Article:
The filing repeatedly referenced the Federal Railroad Administration’s withdrawal of its Notice of Proposed Rulemaking (NPRM) that occurred in late May. In the NPRM, FRA Administrator Ron Batory announced that his agency was acting with the intention to pre-empt any state laws regarding rail crew size. Indiana Rail Road, a regional railroad that operates over 250 miles of track in Illinois and Indiana, began using one-person crews in 1997.
The FRA’s NPRM withdrawal is being challenged in the Ninth Circuit Court of Appeals in Nevada by SMART TD, Illinois and a number of other states. Illinois on Aug. 9 became the seventh state overall and third this year to enact two-person crew legislation. The Illinois law is scheduled to take effect on Jan. 1, 2020.
The North County Transit District (NCTD) has teamed up with the National Aeronautics and Space Administration (NASA) and the Federal Railroad Administration (FRA) to add an extra level of safety for its staff, contractors and the public. On August 1, 2019, NCTD entered into a partnership with NASA, the FRA, Bombardier Transportation USA, Inc., and the International Association of Sheet Metal, Air, Rail and Transportation Workers (SMART) to participate in the Confidential Close Call Reporting System (C3RS) program.
C3RS is designed to improve railroad safety by collecting and analyzing reports that describe unsafe conditions or events in the railroad industry. Staff and contractors can report safety issues or “close calls” voluntarily and confidentially. A close call is any condition or event that may have the potential for more serious safety consequences such as a blue flag not removed after releasing railway construction equipment or failing to provide proper track protection during track maintenance. By analyzing these events, potential life-saving information can be obtained to help prevent more serious incidents in the future.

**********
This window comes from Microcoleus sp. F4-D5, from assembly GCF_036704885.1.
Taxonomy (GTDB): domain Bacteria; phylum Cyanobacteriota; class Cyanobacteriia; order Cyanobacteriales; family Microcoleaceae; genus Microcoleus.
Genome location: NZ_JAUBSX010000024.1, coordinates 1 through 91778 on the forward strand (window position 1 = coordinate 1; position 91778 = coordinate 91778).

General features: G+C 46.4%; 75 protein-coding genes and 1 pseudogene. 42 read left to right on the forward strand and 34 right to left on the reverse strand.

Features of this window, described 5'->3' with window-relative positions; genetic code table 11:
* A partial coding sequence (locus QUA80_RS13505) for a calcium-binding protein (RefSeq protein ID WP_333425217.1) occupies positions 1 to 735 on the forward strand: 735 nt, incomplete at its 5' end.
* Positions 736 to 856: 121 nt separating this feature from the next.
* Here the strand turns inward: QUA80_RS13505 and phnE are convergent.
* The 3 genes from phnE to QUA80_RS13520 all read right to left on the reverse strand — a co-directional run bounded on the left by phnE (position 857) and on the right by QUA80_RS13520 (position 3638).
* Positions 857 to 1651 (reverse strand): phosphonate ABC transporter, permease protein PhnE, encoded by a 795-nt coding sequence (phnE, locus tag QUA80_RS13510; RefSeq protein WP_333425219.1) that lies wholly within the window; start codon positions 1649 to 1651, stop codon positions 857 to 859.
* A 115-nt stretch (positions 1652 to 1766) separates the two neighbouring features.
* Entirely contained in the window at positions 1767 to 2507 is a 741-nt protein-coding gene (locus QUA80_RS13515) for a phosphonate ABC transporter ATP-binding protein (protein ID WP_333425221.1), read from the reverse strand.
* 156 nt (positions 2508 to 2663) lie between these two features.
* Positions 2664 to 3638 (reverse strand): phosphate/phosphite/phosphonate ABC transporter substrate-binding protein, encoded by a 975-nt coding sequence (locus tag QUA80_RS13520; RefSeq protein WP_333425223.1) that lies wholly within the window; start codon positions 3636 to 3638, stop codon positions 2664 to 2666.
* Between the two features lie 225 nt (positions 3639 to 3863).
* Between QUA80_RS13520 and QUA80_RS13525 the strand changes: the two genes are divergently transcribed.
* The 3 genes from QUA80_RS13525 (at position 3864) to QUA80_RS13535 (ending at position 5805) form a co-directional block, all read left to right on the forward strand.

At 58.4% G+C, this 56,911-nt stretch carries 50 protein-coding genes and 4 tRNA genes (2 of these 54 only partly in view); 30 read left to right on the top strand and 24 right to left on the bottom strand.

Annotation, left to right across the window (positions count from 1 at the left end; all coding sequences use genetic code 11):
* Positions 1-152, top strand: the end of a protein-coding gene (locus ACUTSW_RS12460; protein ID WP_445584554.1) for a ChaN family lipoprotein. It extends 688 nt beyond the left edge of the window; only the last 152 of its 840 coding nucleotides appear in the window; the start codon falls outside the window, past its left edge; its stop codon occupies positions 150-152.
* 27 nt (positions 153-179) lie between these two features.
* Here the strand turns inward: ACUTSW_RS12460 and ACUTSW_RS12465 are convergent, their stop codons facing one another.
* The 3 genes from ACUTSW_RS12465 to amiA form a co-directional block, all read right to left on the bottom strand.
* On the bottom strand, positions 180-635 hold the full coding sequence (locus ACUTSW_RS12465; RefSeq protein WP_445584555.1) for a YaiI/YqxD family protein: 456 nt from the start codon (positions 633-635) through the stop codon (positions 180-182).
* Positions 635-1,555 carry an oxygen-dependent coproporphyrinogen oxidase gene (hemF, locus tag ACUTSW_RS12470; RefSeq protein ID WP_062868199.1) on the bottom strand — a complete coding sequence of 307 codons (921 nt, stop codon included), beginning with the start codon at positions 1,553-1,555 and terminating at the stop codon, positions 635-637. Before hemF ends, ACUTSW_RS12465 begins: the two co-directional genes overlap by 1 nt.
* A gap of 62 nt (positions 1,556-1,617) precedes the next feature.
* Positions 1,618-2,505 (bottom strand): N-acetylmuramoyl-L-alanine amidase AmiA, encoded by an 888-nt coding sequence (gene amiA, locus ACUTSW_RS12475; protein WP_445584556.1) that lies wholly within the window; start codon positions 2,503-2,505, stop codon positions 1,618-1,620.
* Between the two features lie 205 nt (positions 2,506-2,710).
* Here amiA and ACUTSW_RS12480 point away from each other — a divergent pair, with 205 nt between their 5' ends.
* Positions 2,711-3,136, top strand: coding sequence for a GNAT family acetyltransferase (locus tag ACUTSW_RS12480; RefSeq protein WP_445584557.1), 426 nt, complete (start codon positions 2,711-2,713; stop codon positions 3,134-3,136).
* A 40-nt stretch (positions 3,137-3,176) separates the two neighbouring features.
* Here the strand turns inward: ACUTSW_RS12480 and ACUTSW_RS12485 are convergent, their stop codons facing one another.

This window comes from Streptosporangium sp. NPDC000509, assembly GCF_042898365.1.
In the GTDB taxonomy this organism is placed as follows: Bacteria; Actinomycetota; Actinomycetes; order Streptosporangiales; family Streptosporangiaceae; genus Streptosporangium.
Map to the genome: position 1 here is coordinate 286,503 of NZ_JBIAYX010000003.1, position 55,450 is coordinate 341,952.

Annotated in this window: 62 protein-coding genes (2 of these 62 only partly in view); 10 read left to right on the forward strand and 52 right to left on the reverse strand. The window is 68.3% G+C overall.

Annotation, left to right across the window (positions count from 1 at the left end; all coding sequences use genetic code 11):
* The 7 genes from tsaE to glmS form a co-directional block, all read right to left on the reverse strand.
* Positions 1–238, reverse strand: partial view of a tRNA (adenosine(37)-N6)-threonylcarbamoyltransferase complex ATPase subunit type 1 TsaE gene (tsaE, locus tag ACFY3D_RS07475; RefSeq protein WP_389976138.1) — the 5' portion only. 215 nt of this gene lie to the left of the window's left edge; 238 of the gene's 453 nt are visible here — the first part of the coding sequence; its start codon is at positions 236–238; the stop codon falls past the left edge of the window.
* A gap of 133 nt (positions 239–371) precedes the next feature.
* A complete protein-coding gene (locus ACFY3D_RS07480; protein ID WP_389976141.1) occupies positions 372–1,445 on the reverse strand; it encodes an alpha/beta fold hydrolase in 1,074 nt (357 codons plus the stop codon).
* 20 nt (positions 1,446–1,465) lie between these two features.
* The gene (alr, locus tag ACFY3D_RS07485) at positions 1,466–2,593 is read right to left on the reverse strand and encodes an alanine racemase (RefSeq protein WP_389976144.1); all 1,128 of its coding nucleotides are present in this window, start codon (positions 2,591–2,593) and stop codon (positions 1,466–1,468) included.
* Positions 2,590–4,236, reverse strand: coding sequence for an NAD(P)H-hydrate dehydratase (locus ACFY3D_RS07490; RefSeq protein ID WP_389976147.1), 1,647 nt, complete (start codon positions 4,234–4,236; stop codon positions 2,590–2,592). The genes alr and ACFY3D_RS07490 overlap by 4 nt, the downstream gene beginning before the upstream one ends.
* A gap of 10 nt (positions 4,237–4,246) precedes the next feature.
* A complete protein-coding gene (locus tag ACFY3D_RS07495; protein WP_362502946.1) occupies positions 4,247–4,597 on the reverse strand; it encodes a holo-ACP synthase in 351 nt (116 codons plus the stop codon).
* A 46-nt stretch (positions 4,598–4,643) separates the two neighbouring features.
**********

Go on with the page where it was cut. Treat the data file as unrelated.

NASA took the lead on this program after developing and managing the highly successful Aviation Safety Reporting System (ASRS) which began in 1976. ASRS has received over 1.2 million confidential reports from the aviation community resulting in numerous contributions to aviation safety. As an independent and respected research organization that does not have regulatory or enforcement interests, NASA serves as an objective and trustworthy recipient of reports submitted by railroad professionals.
By identifying close calls on or around the railroad tracks, participating agencies can identify why close calls may occur, recommend and implement corrective actions, and evaluate the effectiveness of any such action that was implemented.
C3RS is in addition and complementary to the many existing safety programs that NCTD currently has in place such as Positive Train Control, which is designed to prevent train-to-train collisions, derailments caused by excessive train speed, train movements through misaligned track switches and unauthorized train entry into work zones.